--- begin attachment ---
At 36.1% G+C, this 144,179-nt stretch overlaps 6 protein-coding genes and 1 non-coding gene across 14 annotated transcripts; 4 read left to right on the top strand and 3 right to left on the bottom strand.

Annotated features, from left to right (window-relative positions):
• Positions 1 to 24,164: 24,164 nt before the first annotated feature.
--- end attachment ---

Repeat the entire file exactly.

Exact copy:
At 36.1% G+C, this 144,179-nt stretch overlaps 6 protein-coding genes and 1 non-coding gene across 14 annotated transcripts; 4 read left to right on the top strand and 3 right to left on the bottom strand.

Annotated features, from left to right (window-relative positions):
• Positions 1 to 24,164: 24,164 nt before the first annotated feature.